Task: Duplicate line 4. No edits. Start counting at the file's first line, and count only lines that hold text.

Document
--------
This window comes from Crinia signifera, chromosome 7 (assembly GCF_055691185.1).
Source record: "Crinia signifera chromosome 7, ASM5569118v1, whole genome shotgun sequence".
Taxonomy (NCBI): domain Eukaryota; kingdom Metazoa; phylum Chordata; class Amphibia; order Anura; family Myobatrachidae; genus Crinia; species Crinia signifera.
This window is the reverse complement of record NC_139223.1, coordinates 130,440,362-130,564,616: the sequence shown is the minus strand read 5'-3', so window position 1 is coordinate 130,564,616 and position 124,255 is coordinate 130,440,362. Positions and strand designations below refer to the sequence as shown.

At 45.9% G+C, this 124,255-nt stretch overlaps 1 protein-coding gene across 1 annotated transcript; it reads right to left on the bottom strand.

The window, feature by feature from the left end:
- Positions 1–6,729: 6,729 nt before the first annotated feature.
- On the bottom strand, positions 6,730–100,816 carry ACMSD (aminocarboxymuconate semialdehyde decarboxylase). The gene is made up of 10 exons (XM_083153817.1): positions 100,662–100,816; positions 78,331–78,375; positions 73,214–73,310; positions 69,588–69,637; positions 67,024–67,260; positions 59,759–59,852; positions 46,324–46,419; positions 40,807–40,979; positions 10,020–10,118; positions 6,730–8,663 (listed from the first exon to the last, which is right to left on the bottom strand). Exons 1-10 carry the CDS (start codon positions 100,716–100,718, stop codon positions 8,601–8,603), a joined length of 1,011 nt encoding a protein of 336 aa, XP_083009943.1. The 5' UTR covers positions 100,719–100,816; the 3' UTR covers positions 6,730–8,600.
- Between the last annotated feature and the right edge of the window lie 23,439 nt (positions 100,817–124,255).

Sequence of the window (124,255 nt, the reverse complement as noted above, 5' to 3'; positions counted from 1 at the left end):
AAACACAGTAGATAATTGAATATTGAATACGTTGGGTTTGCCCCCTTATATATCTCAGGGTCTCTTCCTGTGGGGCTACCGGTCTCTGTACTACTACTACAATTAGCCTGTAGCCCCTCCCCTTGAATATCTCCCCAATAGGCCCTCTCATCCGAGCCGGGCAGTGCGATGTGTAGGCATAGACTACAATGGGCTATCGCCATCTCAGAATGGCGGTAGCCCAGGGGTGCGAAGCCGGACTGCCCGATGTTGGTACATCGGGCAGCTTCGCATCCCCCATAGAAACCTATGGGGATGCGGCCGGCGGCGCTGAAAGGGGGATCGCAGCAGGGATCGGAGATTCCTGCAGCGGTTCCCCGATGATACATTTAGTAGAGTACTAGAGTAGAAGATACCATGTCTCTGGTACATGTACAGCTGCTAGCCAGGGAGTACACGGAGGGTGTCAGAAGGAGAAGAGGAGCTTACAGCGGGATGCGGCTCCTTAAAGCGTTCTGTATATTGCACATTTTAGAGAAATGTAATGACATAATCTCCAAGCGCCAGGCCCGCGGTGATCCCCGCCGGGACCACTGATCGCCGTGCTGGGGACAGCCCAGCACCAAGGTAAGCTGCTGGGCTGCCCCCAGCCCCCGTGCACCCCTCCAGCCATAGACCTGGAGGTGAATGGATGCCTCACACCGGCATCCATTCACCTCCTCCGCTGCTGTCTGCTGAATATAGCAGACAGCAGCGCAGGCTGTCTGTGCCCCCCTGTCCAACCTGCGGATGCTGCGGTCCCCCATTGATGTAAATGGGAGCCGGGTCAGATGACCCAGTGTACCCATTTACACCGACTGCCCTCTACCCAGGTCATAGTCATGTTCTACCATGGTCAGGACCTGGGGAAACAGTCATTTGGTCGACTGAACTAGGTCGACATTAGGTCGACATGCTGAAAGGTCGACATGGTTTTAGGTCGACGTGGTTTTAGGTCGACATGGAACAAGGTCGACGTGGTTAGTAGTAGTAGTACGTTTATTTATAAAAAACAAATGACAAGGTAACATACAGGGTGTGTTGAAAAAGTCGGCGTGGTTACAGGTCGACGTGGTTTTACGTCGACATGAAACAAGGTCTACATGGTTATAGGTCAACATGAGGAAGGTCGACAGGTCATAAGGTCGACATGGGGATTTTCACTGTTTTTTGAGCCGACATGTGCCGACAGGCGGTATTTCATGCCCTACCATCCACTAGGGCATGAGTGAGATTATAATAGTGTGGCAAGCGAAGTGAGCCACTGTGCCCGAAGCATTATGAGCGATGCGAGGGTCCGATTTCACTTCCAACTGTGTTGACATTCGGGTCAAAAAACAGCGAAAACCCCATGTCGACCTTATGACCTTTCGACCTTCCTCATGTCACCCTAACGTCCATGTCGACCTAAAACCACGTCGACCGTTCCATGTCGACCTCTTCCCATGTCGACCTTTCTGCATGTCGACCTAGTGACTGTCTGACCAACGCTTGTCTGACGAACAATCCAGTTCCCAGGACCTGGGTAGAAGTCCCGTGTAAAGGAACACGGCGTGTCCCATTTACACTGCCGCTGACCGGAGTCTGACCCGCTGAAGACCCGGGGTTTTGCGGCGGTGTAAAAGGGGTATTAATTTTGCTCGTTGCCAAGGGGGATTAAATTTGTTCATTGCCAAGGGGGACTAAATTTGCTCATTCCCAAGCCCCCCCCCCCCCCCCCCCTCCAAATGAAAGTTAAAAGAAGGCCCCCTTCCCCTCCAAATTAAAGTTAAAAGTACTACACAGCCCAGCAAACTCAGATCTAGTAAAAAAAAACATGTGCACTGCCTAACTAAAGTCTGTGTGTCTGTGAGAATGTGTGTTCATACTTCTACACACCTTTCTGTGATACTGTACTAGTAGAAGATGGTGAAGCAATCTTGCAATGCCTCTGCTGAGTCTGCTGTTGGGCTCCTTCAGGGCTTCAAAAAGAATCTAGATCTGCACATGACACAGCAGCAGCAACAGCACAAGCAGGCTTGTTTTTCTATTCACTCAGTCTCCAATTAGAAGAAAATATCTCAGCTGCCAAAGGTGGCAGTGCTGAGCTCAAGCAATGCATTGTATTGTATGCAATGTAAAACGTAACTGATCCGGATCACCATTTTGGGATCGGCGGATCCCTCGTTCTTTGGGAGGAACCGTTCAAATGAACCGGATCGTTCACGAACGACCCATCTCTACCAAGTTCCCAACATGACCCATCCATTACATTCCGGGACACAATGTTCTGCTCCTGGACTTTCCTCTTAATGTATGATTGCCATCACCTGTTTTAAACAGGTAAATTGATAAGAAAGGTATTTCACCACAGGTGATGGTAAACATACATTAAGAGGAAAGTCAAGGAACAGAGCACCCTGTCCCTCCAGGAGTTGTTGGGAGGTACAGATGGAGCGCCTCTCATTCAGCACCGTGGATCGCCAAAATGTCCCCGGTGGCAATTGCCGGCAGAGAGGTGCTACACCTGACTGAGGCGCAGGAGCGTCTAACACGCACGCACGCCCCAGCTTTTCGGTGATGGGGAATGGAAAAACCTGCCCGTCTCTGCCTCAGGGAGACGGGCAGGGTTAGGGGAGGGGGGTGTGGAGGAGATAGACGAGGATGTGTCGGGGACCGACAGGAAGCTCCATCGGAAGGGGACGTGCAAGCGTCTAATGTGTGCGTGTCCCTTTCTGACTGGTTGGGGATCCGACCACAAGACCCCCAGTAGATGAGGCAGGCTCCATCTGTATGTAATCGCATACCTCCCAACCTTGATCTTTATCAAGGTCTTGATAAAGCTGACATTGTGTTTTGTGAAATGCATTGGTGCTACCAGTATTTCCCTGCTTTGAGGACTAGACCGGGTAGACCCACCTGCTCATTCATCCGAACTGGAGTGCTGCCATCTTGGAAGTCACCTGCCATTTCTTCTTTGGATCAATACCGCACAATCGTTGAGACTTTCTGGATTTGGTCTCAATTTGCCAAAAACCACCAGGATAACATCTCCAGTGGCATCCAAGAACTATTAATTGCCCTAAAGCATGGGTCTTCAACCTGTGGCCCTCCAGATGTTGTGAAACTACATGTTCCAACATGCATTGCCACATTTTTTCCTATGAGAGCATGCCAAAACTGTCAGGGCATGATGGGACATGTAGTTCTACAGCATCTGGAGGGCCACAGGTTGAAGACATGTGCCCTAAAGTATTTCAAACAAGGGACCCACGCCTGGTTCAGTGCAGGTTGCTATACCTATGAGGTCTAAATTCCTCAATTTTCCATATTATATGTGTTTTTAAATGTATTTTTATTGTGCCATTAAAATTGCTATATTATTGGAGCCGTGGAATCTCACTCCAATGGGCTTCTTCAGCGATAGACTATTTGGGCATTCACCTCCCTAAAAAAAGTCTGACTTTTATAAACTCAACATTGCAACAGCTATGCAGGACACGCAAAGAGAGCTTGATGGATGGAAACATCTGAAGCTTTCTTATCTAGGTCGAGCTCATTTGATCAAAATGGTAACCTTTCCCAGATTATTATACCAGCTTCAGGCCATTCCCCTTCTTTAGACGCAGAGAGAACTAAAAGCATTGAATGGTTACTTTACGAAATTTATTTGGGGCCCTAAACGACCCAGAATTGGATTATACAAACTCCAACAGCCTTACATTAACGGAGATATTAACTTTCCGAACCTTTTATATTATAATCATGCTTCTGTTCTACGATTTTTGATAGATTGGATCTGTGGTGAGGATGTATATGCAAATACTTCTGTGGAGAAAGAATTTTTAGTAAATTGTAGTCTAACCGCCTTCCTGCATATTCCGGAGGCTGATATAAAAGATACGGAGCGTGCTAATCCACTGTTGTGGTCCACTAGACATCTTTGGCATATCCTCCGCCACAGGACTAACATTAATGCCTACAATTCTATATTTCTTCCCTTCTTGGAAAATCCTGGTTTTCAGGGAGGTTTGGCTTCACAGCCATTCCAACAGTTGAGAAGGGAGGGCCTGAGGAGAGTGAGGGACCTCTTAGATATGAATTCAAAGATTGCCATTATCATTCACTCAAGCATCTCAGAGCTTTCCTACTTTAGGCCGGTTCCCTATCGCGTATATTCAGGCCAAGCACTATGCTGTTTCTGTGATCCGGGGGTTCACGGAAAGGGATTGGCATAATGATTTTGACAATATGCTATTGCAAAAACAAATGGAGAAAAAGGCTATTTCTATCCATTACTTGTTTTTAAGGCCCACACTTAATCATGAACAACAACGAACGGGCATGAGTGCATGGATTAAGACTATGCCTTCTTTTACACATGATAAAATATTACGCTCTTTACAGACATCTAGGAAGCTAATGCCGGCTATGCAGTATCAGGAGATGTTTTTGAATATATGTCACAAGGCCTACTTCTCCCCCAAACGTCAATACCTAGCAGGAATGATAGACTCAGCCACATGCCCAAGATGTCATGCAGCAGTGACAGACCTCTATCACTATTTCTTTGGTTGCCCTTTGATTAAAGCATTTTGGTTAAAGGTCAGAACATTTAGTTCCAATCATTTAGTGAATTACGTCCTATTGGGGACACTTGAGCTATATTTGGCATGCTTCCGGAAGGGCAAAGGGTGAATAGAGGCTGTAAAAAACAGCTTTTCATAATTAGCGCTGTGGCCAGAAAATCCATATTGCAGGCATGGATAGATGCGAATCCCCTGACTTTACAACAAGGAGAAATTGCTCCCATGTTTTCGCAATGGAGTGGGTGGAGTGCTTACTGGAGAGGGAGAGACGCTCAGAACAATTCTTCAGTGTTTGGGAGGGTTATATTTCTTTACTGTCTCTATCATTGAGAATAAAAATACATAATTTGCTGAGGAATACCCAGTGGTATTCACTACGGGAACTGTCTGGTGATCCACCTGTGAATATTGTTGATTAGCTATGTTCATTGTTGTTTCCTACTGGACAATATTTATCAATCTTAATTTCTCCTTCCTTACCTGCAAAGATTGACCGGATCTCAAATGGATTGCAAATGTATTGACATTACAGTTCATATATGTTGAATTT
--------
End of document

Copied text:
This window is the reverse complement of record NC_139223.1, coordinates 130,440,362-130,564,616: the sequence shown is the minus strand read 5'-3', so window position 1 is coordinate 130,564,616 and position 124,255 is coordinate 130,440,362. Positions and strand designations below refer to the sequence as shown.